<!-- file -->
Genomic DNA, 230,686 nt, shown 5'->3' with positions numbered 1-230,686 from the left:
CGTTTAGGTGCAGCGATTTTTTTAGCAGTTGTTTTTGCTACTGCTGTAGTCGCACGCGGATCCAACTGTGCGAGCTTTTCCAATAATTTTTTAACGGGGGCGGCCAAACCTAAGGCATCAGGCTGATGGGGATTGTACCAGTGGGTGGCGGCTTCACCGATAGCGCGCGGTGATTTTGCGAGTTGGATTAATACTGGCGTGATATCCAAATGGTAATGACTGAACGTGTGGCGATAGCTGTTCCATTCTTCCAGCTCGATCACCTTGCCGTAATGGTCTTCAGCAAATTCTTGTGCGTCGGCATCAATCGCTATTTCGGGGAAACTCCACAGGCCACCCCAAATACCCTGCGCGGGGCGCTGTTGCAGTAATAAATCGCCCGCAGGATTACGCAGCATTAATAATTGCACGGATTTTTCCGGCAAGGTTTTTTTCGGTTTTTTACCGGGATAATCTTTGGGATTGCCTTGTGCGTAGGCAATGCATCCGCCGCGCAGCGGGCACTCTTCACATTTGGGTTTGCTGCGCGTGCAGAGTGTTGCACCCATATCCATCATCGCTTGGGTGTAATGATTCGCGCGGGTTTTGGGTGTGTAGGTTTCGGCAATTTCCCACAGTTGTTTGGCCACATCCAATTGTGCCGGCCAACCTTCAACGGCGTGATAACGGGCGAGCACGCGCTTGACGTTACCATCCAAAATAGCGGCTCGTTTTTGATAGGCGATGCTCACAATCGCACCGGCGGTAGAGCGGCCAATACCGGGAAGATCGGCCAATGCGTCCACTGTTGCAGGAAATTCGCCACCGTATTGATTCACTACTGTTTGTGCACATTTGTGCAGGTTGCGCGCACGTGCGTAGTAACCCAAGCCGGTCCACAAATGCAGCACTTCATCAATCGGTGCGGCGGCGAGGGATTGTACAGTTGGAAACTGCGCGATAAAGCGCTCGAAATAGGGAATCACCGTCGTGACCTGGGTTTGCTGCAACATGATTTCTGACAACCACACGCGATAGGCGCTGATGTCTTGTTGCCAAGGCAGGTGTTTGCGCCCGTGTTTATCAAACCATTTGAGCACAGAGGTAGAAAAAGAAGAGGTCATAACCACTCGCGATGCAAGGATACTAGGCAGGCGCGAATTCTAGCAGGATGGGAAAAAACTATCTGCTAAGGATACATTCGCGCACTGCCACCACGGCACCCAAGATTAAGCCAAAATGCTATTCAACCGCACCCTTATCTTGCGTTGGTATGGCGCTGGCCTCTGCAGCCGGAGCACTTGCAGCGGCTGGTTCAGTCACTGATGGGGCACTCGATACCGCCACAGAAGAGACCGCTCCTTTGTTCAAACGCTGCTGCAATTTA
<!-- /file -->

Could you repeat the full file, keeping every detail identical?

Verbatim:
Genomic DNA, 230,686 nt, shown 5'->3' with positions numbered 1-230,686 from the left:
CGTTTAGGTGCAGCGATTTTTTTAGCAGTTGTTTTTGCTACTGCTGTAGTCGCACGCGGATCCAACTGTGCGAGCTTTTCCAATAATTTTTTAACGGGGGCGGCCAAACCTAAGGCATCAGGCTGATGGGGATTGTACCAGTGGGTGGCGGCTTCACCGATAGCGCGCGGTGATTTTGCGAGTTGGATTAATACTGGCGTGATATCCAAATGGTAATGACTGAACGTGTGGCGATAGCTGTTCCATTCTTCCAGCTCGATCACCTTGCCGTAATGGTCTTCAGCAAATTCTTGTGCGTCGGCATCAATCGCTATTTCGGGGAAACTCCACAGGCCACCCCAAATACCCTGCGCGGGGCGCTGTTGCAGTAATAAATCGCCCGCAGGATTACGCAGCATTAATAATTGCACGGATTTTTCCGGCAAGGTTTTTTTCGGTTTTTTACCGGGATAATCTTTGGGATTGCCTTGTGCGTAGGCAATGCATCCGCCGCGCAGCGGGCACTCTTCACATTTGGGTTTGCTGCGCGTGCAGAGTGTTGCACCCATATCCATCATCGCTTGGGTGTAATGATTCGCGCGGGTTTTGGGTGTGTAGGTTTCGGCAATTTCCCACAGTTGTTTGGCCACATCCAATTGTGCCGGCCAACCTTCAACGGCGTGATAACGGGCGAGCACGCGCTTGACGTTACCATCCAAAATAGCGGCTCGTTTTTGATAGGCGATGCTCACAATCGCACCGGCGGTAGAGCGGCCAATACCGGGAAGATCGGCCAATGCGTCCACTGTTGCAGGAAATTCGCCACCGTATTGATTCACTACTGTTTGTGCACATTTGTGCAGGTTGCGCGCACGTGCGTAGTAACCCAAGCCGGTCCACAAATGCAGCACTTCATCAATCGGTGCGGCGGCGAGGGATTGTACAGTTGGAAACTGCGCGATAAAGCGCTCGAAATAGGGAATCACCGTCGTGACCTGGGTTTGCTGCAACATGATTTCTGACAACCACACGCGATAGGCGCTGATGTCTTGTTGCCAAGGCAGGTGTTTGCGCCCGTGTTTATCAAACCATTTGAGCACAGAGGTAGAAAAAGAAGAGGTCATAACCACTCGCGATGCAAGGATACTAGGCAGGCGCGAATTCTAGCAGGATGGGAAAAAACTATCTGCTAAGGATACATTCGCGCACTGCCACCACGGCACCCAAGATTAAGCCAAAATGCTATTCAACCGCACCCTTATCTTGCGTTGGTATGGCGCTGGCCTCTGCAGCCGGAGCACTTGCAGCGGCTGGTTCAGTCACTGATGGGGCACTCGATACCGCCACAGAAGAGACCGCTCCTTTGTTCAAACGCTGCTGCAATTTA